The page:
Please use this identifier to cite or link to this item: http://hdl.handle.net/2440/99111
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Type: Journal article
Title: Modulatory effects of brain-derived neurotrophic factor Val66Met polymorphism on prefrontal regions in major depressive disorder
Author: Legge, R.
Sendi, S.
Cole, J.
Cohen-Woods, S.
Costafreda, S.
Simmons, A.
Farmer, A.
Aitchison, K.
McGuffin, P.
Fu, C.
Citation: British Journal of Psychiatry, 2015; 206(5):379-384
Publisher: Royal College of Psychiatrists
Issue Date: 2015
ISSN: 0007-1250
1472-1465
Statement of
Responsibility: 
Rebecca MacGregor Legge, Shahbaz Sendi, James H. Cole, Sarah Cohen-Woods, Sergi G. Costafreda, Andrew Simmons, Anne E. Farmer, Katherine J. Aitchison, Peter McGuffin, Cynthia H. Y. Fu
Abstract: BACKGROUND: Brain-derived neurotrophic factor (BDNF) Val66Met polymorphism contributes to the development of depression (major depressive disorder, MDD), but it is unclear whether neural effects observed in healthy individuals are sustained in MDD. AIMS: To investigate BDNF Val66Met effects on key regions in MDD neurocircuitry: amygdala, anterior cingulate, middle frontal and orbitofrontal regions. METHOD: Magnetic resonance imaging scans were acquired in 79 persons with MDD (mean age 49 years) and 74 healthy volunteers (mean age 50 years). Effects on surface area and cortical thickness were examined with multiple comparison correction. RESULTS: People who were Met allele carriers showed reduced caudal middle frontal thickness in both study groups. Significant interaction effects were found in the anterior cingulate and rostral middle frontal regions, in which participants in the MDD group who were Met carriers showed the greatest reduction in surface area. CONCLUSIONS: Modulatory effects of the BDNF Val66Met polymorphism on distinct subregions in the prefrontal cortex in MDD support the neurotrophin model of depression.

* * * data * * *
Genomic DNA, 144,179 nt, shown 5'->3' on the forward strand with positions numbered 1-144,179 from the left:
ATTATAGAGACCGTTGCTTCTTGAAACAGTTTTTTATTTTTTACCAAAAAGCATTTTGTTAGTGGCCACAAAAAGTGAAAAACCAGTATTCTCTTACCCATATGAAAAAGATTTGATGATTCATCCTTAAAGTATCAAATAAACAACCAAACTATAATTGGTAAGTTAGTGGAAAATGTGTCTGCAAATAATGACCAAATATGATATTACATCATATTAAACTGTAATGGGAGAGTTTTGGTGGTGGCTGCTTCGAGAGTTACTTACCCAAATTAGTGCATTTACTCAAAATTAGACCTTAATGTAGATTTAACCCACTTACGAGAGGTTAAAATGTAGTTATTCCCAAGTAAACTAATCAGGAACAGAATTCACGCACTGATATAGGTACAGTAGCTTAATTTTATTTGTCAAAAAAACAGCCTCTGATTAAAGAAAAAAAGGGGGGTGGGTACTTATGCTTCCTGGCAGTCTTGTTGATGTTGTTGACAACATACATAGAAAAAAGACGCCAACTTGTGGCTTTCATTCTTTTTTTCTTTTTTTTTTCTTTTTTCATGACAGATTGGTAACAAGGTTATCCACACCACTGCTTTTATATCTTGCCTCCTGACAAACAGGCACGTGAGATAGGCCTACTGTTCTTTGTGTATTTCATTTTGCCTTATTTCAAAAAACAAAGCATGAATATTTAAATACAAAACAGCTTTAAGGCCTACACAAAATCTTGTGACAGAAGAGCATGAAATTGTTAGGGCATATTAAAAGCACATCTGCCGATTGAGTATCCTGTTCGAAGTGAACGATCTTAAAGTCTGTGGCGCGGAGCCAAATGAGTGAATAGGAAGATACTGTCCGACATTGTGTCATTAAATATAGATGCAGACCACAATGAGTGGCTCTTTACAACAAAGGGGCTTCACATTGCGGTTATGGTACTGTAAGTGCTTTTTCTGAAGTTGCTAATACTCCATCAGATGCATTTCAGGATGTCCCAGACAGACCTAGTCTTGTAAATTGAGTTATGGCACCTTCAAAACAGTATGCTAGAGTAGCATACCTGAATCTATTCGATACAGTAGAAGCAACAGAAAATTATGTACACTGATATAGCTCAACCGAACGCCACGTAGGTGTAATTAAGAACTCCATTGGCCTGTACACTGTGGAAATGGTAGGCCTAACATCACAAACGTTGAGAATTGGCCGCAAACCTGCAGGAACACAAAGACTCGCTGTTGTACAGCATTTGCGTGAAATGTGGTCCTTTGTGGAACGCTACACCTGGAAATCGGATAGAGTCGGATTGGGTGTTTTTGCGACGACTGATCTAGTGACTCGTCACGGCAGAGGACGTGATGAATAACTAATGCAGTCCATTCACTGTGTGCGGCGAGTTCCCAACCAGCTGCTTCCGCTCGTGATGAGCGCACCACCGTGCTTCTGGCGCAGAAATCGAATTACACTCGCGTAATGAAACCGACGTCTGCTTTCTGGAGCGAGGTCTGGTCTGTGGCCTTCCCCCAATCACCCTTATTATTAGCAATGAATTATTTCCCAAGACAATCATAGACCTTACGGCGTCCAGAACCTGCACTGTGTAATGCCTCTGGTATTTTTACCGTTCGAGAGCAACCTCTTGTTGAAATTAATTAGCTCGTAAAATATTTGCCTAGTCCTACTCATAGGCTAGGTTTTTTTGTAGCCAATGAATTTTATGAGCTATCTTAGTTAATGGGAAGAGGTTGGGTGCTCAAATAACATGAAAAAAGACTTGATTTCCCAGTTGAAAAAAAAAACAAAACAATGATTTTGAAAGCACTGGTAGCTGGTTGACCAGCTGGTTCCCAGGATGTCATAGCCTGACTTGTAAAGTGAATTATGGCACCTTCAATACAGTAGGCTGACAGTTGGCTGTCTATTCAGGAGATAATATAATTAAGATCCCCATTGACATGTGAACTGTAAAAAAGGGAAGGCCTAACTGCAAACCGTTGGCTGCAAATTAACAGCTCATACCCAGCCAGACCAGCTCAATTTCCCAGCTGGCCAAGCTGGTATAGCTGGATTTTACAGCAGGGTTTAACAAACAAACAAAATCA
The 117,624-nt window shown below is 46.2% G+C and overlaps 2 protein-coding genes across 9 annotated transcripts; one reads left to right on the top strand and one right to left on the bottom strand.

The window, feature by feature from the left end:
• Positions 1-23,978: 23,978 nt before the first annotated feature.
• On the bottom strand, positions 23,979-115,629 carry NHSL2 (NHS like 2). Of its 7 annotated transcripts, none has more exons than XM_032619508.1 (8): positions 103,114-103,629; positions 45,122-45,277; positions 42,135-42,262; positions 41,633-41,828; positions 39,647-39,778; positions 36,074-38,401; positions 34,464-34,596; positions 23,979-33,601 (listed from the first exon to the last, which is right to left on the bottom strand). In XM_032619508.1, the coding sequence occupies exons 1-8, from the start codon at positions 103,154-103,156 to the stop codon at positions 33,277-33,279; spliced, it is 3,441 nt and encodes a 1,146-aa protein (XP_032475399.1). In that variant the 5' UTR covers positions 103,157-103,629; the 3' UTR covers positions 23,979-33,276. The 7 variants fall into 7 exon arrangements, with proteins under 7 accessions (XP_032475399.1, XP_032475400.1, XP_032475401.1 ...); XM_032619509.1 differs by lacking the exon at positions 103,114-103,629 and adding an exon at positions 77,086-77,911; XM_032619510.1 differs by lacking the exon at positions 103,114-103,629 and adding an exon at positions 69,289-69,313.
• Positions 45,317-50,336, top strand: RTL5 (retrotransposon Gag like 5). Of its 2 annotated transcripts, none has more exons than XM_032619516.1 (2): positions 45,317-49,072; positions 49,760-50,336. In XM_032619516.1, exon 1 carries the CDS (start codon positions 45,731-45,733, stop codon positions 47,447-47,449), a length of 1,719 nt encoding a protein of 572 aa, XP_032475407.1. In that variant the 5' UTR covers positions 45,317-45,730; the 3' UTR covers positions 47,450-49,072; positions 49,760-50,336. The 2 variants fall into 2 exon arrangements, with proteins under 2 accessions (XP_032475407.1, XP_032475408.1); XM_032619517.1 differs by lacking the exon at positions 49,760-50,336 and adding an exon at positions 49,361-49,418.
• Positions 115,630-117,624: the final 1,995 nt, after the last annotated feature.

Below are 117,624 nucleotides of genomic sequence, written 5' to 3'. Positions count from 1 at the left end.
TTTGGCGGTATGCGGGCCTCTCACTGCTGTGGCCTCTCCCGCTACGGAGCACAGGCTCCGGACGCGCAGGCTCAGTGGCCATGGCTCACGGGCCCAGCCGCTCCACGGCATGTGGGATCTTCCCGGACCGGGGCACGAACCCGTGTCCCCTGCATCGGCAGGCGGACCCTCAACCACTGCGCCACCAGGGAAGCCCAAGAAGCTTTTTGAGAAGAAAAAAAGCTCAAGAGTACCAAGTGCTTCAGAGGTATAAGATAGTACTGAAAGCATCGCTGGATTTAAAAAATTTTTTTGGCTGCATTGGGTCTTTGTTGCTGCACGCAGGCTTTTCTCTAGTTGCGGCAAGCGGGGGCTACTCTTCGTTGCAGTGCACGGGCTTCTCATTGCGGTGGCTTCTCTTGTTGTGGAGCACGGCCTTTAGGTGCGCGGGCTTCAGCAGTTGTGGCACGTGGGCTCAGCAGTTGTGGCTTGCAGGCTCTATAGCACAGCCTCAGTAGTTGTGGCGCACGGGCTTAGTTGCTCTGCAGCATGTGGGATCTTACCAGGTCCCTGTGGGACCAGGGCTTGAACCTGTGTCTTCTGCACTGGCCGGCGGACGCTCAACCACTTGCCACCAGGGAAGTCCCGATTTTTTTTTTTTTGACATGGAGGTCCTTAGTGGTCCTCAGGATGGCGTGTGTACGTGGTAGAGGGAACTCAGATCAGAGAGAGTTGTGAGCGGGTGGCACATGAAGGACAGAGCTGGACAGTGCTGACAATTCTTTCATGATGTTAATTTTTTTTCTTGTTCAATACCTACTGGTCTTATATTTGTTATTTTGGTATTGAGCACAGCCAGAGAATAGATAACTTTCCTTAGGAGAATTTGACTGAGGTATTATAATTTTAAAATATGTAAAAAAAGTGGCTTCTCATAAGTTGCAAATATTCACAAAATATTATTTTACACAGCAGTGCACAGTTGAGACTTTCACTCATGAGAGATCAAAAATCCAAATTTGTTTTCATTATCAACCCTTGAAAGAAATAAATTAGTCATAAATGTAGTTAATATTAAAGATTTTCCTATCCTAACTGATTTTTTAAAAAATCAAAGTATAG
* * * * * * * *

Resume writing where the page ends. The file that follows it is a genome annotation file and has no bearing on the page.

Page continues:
Keywords: Brain-Derived Neurotrophic Factor; Magnetic Resonance Imaging
Rights: © The Royal College of Psychiatrists 2015. This is an open access article distributed under the terms of the Creative of the Creative Commons Attribution (CC BY) licence.
RMID: 0030025010
DOI: 10.1192/bjp.bp.113.143529
Appears in Collections:Psychiatry publications

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